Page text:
05 January 2015

The tooth fairy in the atomic age

Excerpts from an interesting report in The Appendix:
Scientists suspected that radiation from the above-ground atomic weapons tests taking place from 1945 onward could pose a significant health risk to the populace, but no one knew how much radiation human bodies were absorbing... Bone samples were one avenue by which accumulation in the body could be measured. However, the limited samples of bone available from autopsied adults provided a small and erratic body of data. 
To avoid these problems, Kalckar proposed turning to a different source of samples: children’s baby teeth. Near-term prenatal incisor teeth (in other words, children’s front baby teeth or “milk teeth”) took up high levels of radioisotopes during their formation, yet renewed their cells at a far slower rate than bone. Therefore, baby teeth could provide a stable snapshot of radiation absorbed by human bodies in a given geographic area around the time of a child’s birth. Since children tend to shed incisor teeth around the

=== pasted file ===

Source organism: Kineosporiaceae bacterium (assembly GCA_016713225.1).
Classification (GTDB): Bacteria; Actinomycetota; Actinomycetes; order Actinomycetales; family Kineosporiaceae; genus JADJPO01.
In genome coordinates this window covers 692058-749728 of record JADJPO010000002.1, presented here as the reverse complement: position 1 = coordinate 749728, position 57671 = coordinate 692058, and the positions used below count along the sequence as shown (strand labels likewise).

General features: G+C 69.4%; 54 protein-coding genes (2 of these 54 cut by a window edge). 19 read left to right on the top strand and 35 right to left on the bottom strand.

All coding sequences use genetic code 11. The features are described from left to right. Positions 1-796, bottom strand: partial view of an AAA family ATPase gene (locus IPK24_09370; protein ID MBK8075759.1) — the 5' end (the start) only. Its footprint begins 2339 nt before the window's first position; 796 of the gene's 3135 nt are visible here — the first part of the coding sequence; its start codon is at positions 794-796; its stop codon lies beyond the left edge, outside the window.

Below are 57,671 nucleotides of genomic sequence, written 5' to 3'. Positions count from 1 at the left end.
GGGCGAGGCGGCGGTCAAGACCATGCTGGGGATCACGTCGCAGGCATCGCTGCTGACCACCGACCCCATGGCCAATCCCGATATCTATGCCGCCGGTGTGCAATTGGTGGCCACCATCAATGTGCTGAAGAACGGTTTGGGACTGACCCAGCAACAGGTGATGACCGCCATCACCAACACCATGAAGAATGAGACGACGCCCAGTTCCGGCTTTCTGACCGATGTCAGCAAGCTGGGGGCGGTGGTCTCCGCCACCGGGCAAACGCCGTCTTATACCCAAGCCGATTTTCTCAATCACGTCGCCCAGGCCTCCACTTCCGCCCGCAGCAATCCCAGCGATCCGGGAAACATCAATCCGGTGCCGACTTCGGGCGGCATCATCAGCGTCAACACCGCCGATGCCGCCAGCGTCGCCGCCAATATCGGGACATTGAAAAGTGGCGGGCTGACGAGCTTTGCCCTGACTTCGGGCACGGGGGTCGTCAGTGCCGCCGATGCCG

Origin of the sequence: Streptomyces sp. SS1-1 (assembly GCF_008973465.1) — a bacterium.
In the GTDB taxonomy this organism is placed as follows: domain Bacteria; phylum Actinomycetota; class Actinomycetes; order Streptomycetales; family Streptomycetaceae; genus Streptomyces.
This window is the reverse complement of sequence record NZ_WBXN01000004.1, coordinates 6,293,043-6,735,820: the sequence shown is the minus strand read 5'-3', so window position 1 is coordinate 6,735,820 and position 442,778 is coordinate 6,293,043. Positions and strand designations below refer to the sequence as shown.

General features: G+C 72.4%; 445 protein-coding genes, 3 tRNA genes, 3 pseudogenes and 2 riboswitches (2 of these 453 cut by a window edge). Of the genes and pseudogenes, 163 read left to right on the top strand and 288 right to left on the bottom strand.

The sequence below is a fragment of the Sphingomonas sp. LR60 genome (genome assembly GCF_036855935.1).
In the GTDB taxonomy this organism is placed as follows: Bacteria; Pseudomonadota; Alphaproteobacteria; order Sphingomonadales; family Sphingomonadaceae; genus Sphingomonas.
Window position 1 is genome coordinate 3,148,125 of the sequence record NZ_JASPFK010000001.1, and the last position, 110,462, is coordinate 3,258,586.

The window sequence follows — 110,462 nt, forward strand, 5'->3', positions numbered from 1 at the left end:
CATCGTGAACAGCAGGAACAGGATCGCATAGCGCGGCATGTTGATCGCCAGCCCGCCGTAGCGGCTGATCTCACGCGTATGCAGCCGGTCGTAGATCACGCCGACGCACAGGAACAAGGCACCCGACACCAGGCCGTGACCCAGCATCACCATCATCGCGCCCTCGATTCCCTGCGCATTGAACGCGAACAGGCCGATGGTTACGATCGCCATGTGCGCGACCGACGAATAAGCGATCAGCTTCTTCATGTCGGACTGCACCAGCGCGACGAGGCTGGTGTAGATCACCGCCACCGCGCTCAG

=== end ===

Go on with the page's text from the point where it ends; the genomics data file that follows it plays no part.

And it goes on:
age of seven, teeth being shed in 1958 would reflect the levels of environmental radiation absorbed by unborn children around 1951...

CNI initiated the Baby Tooth Survey in December of 1958 with a grant from the United States Public Health Service.. aimed to collect 50,000 teeth a year from children in the St. Louis area...

Adults in St. Louis who took part in the study as children recall the lure of the I GAVE MY TOOTH TO SCIENCE buttons sent out to participant children, a visible marker of honor and belonging. Kids’ notes bear this out: “Dear Sir,” one reads, “I lost my pin, will you please send me another one? I sent for it last week. Plus this one? Thank you.”
More information about the study and its results at the link, and at this article from the Washington University School of Dental Medicine.

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